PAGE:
The `setTimeout()` Function in JavaScript

Jul 3, 2024

JavaScript has a built-in setTimeout() function that registers a function to run after a given amount of time has elapsed.

// First param to `setTimeout()` is a callback function
// Second param is milliseconds to wait
setTimeout(function() {
  console.log('I ran after waiting for 1 second');
}, 1000);

The setTimeout() function registers the given callback function with JavaScript's event loop, so setTimeout() won't block the currently executing function. For example, the following code will print "In setTimeout" after "After setTimeout", even though callback is scheduled to run after 0 milliseconds.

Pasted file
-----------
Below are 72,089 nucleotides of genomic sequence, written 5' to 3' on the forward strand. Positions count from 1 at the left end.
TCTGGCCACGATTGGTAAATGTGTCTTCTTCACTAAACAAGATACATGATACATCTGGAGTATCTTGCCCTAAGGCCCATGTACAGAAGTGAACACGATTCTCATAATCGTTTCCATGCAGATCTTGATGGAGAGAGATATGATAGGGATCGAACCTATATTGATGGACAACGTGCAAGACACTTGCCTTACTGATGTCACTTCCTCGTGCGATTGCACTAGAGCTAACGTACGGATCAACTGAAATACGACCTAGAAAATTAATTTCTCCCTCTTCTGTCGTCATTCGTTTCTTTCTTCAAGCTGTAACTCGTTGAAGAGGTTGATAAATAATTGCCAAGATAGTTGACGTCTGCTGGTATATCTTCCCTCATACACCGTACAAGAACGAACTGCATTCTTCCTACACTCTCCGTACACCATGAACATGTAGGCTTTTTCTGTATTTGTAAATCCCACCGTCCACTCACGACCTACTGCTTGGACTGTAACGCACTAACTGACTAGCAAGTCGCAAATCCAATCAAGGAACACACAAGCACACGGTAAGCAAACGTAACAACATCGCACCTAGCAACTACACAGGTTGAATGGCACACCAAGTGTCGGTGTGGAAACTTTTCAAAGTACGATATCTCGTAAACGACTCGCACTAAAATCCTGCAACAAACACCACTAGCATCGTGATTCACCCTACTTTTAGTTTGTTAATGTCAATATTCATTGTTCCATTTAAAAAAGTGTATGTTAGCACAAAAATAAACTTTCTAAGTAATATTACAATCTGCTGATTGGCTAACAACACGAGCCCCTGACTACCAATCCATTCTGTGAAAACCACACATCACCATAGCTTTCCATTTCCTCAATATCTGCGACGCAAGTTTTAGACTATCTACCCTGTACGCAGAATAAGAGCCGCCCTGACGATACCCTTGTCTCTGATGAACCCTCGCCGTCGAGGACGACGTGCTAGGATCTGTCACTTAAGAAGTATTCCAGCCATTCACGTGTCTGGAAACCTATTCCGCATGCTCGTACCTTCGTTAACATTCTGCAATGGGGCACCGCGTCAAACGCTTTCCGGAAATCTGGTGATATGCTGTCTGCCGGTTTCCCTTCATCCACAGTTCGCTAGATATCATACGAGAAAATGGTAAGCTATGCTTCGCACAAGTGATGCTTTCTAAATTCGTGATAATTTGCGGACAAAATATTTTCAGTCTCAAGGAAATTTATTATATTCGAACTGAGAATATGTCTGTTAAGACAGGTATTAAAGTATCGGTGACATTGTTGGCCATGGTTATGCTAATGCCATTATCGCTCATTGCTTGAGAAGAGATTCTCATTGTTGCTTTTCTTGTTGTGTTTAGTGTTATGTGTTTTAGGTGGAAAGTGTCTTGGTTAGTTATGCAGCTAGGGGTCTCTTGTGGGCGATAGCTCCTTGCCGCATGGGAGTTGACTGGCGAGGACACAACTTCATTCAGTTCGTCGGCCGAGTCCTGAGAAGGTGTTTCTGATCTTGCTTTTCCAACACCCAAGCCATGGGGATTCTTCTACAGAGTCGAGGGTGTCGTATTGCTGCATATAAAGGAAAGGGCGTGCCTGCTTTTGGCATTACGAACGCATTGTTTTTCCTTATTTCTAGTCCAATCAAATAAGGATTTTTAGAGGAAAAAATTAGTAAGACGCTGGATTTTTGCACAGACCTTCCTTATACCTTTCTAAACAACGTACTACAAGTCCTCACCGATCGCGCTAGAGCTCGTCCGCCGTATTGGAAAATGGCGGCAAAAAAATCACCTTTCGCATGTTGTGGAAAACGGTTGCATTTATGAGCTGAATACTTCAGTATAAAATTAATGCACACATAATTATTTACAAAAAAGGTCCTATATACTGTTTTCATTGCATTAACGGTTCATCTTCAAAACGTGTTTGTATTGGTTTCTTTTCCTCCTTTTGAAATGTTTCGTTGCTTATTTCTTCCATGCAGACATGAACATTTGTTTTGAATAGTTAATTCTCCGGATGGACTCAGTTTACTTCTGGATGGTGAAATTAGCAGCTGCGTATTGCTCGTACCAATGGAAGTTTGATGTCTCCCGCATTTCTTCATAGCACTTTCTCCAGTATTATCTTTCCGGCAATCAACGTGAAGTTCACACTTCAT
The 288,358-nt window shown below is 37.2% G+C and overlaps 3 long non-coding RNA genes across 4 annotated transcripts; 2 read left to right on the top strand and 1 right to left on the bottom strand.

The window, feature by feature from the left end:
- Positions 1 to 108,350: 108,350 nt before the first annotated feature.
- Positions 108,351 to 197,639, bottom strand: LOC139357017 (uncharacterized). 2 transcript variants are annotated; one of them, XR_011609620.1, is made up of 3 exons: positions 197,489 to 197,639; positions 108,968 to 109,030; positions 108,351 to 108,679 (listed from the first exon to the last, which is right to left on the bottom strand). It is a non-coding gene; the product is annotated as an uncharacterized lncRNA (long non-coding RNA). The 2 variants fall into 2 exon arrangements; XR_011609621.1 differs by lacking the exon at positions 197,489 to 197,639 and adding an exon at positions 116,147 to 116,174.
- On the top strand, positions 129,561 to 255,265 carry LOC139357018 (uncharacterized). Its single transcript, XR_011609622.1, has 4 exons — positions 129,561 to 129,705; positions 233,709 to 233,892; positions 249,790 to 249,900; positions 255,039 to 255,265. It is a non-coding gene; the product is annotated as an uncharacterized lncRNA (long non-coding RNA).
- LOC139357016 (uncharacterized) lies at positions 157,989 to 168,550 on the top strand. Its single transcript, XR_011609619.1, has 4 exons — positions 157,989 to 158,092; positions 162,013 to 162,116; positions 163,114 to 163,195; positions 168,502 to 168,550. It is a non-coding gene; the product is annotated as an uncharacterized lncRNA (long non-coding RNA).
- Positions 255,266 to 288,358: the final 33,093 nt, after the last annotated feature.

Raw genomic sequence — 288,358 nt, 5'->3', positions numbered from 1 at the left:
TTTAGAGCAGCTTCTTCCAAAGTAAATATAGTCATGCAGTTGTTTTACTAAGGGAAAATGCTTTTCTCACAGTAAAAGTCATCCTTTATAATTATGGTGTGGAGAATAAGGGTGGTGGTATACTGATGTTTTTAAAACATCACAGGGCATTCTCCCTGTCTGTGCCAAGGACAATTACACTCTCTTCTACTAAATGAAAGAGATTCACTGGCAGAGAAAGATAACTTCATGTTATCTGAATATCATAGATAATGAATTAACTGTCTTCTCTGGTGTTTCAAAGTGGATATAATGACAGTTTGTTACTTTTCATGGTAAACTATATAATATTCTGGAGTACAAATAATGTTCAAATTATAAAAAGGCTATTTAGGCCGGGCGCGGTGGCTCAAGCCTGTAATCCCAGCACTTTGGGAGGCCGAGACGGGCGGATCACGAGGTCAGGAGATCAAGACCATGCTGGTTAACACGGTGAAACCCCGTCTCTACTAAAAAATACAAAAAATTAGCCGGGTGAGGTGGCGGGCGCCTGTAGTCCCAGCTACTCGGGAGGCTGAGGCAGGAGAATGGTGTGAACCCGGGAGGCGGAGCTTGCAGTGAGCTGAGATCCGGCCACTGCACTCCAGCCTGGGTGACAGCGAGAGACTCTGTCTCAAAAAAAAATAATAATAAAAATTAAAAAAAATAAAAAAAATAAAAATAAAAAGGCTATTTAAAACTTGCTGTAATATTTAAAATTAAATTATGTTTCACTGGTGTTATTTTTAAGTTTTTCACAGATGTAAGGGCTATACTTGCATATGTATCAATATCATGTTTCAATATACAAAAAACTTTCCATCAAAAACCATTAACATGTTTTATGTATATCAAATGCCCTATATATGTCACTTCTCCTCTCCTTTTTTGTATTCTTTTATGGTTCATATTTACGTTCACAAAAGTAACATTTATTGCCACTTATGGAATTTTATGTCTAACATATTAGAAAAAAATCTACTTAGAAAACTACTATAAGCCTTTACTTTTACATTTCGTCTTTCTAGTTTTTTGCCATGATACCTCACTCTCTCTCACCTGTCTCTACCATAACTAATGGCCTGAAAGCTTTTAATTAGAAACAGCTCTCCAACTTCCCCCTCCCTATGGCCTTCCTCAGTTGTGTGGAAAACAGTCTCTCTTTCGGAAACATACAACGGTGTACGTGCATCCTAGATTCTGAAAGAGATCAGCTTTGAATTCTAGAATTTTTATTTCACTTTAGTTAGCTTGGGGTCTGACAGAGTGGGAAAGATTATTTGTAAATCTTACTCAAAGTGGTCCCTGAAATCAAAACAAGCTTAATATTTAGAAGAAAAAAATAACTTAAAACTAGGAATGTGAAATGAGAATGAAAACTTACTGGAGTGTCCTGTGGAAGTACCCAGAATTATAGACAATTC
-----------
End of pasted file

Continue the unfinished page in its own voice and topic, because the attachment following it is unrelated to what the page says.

console.log('Before setTimeout');
setTimeout(function callback() {
  console.log('In setTimeout');
}, 0);
console.log('After setTimeout');

Cancelling the Timeout

There's also a global clearTimeout() function. setTimeout() returns a timer ID. Pass the timer ID to clearTimeout() to cancel the timeout.

const timeout = setTimeout(function() {
  console.log('This will not print');
}, 100);

clearTimeout(timeout); // Cancel the timeout

With Promises

setTimeout() doesn't return a promise. If you want to wait a certain amount of time before executing some code, like waiting 1 second, you should use the following pattern.

function delay(time) {
  // Wrap `setTimeout()` in a promise
  return new Promise(resolve => setTimeout(resolve, time));

delay(1000).then(() => console.log('ran after 1 second'));

Did you find this tutorial useful? Say thanks by starring our repo on GitHub!

More Fundamentals Tutorials